Microbiome Research Study

Disease or condition

Pregnancy, Microbiome

Study description/purpose

Our microbiome is the collective term for the trillions of microbes that live as a community, in us (such as our gut and mouth) and on us (such as our skin). Research has shown us that the health of our microbiome can also impact on our health as a person. Parents pass their microbiomes onto their unborn children – but to what extent is still unknown.

The MothersBabies Study is investigating changes in the human microbiome from pre-pregnancy, throughout your pregnancy and birth, and onto your baby’s first birthday. The microbiome has been already researched in pregnancy, and now what we need to know is how your health in the 12 months prior to a pregnancy affects your pregnancy, your birth, and your baby’s health. Studies that follow women through their pre-pregnancy, pregnancy and birth story have not occurred anywhere in the world and this study aims to do this.

Recruitment criteria

What’s involved

This study is entirely observational, and there is no treatment involved.

We ask you questions about your medical and surgical history, any prior pregnancies, what you do for work, your sexual orientation, ethnicity, household income, what you eat and drink, how much you exercise, medications you currently take, and ask you pregnancy-wellbeing questions as your pregnancy progresses. We will also conduct a small physical examination (height, weight, vital signs) and body composition analysis, and ask you to provide a stool, blood and urine sample alongside oral, skin and vaginal swabs for microbiome analysis.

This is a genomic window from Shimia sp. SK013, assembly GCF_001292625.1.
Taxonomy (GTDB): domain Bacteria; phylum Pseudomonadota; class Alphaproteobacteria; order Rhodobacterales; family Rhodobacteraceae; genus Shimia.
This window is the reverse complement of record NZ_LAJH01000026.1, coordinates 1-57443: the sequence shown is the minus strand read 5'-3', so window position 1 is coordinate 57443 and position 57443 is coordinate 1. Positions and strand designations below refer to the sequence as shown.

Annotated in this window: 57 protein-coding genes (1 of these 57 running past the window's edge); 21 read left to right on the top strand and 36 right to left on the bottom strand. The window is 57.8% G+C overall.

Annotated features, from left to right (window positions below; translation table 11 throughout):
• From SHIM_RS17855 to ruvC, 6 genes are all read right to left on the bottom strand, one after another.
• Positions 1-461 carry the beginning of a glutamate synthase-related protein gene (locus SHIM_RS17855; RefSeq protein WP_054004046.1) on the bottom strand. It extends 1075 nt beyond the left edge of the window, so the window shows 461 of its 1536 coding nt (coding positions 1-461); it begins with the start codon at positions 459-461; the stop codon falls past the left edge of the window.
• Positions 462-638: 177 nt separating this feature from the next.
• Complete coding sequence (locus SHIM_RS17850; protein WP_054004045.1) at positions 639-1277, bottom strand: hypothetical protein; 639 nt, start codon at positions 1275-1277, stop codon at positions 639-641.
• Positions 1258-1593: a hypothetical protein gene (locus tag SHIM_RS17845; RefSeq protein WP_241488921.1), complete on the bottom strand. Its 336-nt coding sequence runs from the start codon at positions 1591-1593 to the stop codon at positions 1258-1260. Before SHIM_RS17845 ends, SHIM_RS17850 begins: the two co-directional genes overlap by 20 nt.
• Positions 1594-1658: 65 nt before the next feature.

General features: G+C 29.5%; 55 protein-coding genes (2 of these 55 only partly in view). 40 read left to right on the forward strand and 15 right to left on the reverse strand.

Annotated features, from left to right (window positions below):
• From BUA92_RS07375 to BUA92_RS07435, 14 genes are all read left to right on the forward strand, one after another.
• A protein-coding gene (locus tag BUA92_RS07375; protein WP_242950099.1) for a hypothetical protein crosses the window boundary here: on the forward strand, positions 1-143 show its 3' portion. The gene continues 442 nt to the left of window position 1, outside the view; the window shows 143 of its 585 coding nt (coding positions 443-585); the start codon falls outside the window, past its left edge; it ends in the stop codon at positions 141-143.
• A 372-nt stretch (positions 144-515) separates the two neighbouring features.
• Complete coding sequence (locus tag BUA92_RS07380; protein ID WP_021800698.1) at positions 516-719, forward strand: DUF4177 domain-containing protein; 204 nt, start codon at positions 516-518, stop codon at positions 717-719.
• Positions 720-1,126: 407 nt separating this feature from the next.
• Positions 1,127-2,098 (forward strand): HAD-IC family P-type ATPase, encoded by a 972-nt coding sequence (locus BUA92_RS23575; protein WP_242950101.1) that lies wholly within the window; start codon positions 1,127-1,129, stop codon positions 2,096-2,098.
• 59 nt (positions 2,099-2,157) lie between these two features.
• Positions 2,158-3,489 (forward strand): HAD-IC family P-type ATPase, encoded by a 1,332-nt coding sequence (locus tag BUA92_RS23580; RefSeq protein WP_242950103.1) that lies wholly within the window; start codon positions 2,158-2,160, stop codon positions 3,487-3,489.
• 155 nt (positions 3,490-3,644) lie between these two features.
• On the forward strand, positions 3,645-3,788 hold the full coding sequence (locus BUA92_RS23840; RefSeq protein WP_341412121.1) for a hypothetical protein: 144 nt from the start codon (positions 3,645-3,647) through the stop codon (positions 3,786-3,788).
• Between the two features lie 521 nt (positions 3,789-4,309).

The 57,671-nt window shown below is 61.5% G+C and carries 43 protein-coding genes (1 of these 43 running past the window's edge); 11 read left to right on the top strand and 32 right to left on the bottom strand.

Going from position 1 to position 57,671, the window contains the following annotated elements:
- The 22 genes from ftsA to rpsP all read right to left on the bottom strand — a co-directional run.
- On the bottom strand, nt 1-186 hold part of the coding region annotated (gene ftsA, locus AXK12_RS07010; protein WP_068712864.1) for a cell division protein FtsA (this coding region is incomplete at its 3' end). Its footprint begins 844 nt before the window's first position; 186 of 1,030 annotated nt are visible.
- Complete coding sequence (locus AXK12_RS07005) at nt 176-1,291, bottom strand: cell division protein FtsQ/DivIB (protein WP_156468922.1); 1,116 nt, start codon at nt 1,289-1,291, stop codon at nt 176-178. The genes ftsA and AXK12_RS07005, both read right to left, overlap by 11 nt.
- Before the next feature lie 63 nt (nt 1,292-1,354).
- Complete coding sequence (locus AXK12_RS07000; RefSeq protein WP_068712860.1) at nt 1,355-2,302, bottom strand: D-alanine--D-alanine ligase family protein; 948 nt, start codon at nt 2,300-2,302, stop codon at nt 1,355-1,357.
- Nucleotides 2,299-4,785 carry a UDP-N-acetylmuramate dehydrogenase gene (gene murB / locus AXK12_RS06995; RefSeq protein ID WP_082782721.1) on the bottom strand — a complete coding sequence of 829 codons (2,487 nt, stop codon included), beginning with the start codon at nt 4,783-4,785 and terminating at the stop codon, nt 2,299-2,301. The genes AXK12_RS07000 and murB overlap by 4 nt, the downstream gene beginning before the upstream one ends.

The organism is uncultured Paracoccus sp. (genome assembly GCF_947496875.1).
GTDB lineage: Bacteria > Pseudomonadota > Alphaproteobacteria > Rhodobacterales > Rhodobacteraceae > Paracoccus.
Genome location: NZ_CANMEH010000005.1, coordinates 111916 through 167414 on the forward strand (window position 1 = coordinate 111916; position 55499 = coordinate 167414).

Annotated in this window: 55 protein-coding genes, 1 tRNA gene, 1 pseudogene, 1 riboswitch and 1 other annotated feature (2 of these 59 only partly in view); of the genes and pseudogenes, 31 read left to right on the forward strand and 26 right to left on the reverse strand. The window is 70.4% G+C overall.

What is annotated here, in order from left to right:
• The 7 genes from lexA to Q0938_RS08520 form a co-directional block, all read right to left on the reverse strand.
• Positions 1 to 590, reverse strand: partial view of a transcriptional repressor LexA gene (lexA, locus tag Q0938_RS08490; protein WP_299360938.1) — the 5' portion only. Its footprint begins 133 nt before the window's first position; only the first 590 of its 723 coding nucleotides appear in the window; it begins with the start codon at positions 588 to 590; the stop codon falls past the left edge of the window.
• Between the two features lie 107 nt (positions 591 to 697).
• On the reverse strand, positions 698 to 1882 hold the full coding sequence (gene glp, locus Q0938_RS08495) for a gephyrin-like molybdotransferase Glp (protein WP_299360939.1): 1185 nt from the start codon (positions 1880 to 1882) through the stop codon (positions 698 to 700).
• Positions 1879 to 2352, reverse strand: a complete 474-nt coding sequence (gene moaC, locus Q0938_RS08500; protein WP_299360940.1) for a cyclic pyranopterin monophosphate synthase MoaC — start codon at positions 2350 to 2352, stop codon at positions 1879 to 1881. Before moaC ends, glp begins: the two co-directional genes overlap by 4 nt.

Once your baby is born, we ask you questions about their birth, ongoing development, feeding, medications, immunisations, and general wellbeing. They will also have a small physical examination at each visit (length, weight, head circumference and vital signs) and we ask you to collect stool and urine samples, as well as skin and oral swabs for microbiome analysis.

Benefits (gift cards, etc)


Study sponsor/funder

The University of New South Wales

Research team contacts

Email: [email protected]